Taking Root: The Vision of Wangari Maathai


Title Taking Root: The Vision of Wangari Maathai
Director(s) Alan Dater and Lisa Merton
Date released (year) 2008
Length 81 mins
Production company Independent
Location Kenya
Keywords/tags Kenya, women,   deforestation, activism, planting trees, feminism, environmental justice,   ecofeminism, land degradation, environmentalism
Link to film
Synopsis TAKING ROOT: The Vision of Wangari Maathai   tells the story of Kenya’s Green Belt Movement, a grassroots organization   encouraging rural women and families to plant trees in community groups, and   follows Maathai, the movement’s founder and the first environmentalist and   African woman to win the Nobel Prize. Maathai discovered her life’s work by   reconnecting with the rural women with whom she had grown up. They told her   they were walking long distances for firewood, and that clean water was   scarce. The soil was disappearing from their fields and their children were   suffering from malnutrition. “Well, why not plant trees?” she suggested.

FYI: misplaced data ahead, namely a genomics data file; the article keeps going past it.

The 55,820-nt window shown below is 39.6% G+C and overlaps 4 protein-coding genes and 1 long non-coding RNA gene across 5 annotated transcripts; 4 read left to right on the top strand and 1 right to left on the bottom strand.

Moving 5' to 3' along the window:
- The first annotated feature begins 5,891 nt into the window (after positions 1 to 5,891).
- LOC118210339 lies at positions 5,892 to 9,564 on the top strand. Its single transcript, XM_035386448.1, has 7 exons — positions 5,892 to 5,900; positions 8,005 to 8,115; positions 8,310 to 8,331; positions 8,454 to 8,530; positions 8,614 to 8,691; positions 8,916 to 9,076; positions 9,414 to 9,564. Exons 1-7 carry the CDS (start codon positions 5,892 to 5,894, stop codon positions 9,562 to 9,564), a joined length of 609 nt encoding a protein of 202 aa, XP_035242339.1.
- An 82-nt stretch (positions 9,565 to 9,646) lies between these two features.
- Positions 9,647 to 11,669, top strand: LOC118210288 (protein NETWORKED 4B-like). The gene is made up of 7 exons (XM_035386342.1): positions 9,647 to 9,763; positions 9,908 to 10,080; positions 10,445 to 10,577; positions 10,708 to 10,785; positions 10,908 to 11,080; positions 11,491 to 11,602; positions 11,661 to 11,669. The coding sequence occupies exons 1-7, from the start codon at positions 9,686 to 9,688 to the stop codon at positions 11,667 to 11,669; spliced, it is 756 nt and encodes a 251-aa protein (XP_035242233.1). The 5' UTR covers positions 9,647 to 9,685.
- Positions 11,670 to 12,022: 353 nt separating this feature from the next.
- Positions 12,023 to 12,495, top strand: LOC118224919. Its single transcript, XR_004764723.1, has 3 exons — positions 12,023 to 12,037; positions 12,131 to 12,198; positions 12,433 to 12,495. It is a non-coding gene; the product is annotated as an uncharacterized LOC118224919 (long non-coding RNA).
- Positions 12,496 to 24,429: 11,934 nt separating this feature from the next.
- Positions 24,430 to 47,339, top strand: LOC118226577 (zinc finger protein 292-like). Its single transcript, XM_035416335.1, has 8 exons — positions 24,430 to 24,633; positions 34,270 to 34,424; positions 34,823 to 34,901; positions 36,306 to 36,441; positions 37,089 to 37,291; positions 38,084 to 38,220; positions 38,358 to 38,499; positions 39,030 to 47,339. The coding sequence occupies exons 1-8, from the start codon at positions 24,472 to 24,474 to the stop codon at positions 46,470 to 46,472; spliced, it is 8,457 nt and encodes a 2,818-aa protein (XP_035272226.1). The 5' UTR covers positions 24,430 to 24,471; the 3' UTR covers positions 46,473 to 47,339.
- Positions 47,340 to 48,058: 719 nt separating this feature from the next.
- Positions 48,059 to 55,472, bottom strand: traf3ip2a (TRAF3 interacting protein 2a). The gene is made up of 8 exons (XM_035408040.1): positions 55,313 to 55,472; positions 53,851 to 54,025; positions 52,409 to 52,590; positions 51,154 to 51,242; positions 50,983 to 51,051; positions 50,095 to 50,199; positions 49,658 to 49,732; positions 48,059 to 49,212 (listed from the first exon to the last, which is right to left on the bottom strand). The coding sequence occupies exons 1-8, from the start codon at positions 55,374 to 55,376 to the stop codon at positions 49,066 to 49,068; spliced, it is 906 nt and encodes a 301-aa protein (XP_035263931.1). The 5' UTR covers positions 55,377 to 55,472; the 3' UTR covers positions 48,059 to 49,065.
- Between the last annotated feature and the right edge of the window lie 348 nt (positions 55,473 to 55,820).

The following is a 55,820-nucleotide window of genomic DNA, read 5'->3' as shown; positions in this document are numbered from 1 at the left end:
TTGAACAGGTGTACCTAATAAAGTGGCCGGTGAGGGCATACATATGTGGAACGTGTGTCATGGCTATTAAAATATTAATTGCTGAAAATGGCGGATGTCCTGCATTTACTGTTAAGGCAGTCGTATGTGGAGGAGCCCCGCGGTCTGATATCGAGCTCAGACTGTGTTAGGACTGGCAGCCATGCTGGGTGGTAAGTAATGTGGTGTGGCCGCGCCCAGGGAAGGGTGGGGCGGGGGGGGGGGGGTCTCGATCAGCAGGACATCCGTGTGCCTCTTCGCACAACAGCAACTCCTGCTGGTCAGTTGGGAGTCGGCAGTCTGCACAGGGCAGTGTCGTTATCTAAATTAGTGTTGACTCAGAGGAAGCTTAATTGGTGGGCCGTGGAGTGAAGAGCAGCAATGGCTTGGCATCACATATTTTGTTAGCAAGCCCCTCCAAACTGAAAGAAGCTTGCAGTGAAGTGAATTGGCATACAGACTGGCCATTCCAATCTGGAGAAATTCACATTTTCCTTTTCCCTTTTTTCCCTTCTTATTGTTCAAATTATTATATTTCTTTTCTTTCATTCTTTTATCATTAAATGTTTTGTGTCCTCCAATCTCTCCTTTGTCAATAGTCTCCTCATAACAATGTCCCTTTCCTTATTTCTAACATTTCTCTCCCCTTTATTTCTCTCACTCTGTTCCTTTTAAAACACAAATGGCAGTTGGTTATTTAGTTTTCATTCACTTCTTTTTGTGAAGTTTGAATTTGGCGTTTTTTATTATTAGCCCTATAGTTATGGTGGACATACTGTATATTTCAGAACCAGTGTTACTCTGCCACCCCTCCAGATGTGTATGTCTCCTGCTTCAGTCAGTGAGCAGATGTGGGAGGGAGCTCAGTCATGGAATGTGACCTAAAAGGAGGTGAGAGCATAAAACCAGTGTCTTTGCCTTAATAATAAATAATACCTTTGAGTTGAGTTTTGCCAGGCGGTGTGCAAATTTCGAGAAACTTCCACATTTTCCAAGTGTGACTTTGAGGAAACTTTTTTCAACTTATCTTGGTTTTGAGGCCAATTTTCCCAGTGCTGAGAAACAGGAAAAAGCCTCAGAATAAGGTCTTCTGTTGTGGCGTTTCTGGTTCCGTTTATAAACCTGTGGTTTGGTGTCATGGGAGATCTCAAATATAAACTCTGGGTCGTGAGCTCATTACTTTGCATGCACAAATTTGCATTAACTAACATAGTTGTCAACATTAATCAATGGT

Maathai   soon discovered that tree planting had a ripple effect of empowering change.   In the mid-1980s, Kenya was under the repressive regime of Daniel arap Moi,   whose dictatorship outlawed group gatherings and the right of association. In   tending their nurseries, women had a legitimate reason to gather outside   their homes and discuss the roots of their problems. They soon found   themselves working against deforestation, poverty, ignorance, embedded   economic interests and government corruption; they became a national   political force that helped to bring down the country’s 24-year dictatorship.

Using   archival footage and first-person accounts, the film documents dramatic political   confrontations of 1980s and 1990s Kenya and captures Maathai’s infectious   determination and unwavering courage through in-depth conversations with the   film’s subjects. TAKING ROOT captures a world view in which nothing is   perceived as impossible. The film also presents an awe-inspiring profile of   one woman’s three-decade journey of courage to protect the environment,   ensure gender equality, defend human rights and promote democracy—all   sprouting from the achievable act of planting trees.




Awards & Festivals:

2008, Winner,   Audience Choice Prize, Rencontres Internationales du Documentaire de Montréal   (RIDM)

2008, Winner,   Prix Ecocamera (Ecocamera Award), Rencontres Internationales du Documentaire   du Montréal (RIDM)

2008, Winner,   Margaret Blank Award for Storytelling Vermont International Film Festival

2008, Winner,   Amnesty International Durban Human Rights Award, Durban International Film   Festival

2008, Winner,   Green Cinema Award, Maui Film Festival